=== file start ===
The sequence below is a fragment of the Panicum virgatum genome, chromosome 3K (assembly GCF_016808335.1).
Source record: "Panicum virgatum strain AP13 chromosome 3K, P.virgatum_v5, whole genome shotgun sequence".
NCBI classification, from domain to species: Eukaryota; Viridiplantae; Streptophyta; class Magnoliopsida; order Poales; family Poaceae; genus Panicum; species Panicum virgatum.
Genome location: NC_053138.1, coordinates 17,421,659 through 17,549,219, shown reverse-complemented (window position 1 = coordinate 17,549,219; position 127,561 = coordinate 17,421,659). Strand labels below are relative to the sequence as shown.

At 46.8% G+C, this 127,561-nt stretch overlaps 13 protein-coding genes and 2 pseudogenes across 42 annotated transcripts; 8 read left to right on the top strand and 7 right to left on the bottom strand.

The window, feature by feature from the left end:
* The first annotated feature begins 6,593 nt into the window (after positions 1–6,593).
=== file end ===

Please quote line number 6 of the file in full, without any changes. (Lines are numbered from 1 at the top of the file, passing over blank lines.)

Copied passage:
The window, feature by feature from the left end: